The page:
If you’ll write copy and use images that speaks to how they’re feeling, the optins will convert better.”

Top 4 Mistakes We See Every Day:

#1 – Me, me, me, me, me, me, me

Sign up to MY newsletter, WE are amazing, OUR product, MEEEEEEEEEEE.

People don’t care. Well some people might, competitors and blog writers signing up to get content & service ideas, but that’s about it.

Every Popup box you make must be about your VISITOR.
Who are they? What would they want? How do you offer them value?

Example: you are a Garden Centre, and you just wrote a blog post about getting growing the perfect tomatoes.
Should your popup box say:-

a) “Buy our Garden Centre stuff, we’re great. And can I have your email address?”
b) 5 steps to perfect tomatoes – download our tomato growing checklist

You get the idea.

#2 – Sign up to our newsletter

Yawn. What? Newsletter? Oh. Yawn.
Similar to #1, this is of no benefit to me, the visitor. It is all about you.

To be clear – there is absolutely NOTHING wrong with having a newsletter. Newsletters can be great, if they are created for the audience and not just vanity.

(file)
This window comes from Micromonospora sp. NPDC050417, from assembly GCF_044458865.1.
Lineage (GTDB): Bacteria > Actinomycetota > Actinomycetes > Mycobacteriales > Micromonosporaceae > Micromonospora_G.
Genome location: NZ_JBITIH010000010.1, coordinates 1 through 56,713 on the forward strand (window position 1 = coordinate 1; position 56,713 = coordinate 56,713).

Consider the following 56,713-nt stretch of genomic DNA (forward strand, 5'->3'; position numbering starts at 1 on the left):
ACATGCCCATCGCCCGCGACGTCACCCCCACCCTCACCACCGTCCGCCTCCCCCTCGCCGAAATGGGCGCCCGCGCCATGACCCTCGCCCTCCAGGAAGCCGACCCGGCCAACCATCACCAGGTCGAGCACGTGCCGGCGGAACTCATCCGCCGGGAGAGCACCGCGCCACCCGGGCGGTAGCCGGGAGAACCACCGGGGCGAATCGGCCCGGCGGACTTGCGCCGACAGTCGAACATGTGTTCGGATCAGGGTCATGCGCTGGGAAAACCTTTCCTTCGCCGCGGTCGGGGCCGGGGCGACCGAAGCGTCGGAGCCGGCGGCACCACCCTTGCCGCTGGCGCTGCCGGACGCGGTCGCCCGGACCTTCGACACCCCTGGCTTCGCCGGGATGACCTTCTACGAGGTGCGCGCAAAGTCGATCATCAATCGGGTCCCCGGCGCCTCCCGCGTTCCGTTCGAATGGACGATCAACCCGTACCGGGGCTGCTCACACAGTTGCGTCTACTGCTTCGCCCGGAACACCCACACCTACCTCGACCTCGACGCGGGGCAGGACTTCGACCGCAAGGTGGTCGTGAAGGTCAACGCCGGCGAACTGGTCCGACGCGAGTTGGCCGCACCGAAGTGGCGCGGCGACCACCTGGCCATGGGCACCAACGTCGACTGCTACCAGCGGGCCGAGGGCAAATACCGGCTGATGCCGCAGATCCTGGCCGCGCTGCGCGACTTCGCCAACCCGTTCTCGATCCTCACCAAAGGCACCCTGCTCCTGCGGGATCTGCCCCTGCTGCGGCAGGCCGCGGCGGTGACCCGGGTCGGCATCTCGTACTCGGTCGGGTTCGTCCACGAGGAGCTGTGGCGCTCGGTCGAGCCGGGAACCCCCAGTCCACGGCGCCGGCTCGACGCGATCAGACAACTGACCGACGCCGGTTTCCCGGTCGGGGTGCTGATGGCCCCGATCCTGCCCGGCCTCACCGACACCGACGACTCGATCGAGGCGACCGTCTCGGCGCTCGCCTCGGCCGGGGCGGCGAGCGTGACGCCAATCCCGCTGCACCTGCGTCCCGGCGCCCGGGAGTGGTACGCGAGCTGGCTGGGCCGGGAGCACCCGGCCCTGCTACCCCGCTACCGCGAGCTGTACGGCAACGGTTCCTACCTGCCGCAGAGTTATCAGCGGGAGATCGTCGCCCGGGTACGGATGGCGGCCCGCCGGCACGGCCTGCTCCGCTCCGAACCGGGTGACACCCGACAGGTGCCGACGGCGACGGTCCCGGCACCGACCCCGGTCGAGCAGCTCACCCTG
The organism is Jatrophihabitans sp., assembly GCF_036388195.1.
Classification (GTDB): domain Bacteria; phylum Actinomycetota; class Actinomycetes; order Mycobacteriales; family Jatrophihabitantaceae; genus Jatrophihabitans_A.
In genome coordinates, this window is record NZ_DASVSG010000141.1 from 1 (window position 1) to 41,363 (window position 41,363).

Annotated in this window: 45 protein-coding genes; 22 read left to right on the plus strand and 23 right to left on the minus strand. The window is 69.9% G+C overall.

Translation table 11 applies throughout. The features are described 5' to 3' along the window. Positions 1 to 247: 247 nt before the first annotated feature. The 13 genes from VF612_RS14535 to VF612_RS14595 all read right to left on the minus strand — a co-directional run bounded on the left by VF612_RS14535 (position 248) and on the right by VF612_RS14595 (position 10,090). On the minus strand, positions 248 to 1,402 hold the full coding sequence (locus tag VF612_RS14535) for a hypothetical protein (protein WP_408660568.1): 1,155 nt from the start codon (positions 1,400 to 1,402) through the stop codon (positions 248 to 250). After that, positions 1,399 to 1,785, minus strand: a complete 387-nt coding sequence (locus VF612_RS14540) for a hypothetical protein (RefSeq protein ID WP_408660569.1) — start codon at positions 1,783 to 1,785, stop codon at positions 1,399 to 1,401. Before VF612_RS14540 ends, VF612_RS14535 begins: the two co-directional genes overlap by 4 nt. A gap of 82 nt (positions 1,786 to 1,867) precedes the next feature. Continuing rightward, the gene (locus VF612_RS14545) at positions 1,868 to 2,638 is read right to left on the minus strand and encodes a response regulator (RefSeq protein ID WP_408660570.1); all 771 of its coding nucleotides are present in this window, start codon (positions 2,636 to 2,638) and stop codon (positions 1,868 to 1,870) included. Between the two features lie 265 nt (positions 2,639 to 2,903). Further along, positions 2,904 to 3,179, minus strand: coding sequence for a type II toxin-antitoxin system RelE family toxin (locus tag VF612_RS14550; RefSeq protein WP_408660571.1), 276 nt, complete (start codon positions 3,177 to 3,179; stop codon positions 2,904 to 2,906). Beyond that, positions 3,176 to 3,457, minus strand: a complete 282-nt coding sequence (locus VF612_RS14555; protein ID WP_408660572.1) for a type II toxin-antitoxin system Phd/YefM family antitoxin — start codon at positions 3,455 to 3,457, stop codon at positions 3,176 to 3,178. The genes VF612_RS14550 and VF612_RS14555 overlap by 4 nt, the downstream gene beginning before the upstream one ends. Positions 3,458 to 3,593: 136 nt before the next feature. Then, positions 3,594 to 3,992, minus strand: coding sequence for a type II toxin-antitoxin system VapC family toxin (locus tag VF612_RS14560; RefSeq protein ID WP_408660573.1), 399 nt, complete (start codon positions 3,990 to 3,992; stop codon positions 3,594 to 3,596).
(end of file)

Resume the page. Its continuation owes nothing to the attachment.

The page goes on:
We’re talking about the opt-in message “sign up to our newsletter”, “stay up to date with our newsletter” (stay up to date with what?).


#3 – Too Many Options

This one applies generally to any service page or lead page too.

Some pages are so cramped with options it becomes overwhelming to the visitor. The human brain can only handle so much.
This is why lead pages offering just 1 action or disappear can be so effective (caveat: if the copy is good).

I want to be told what to do. I want to make a simple yes/no decision on that, and get on with my life.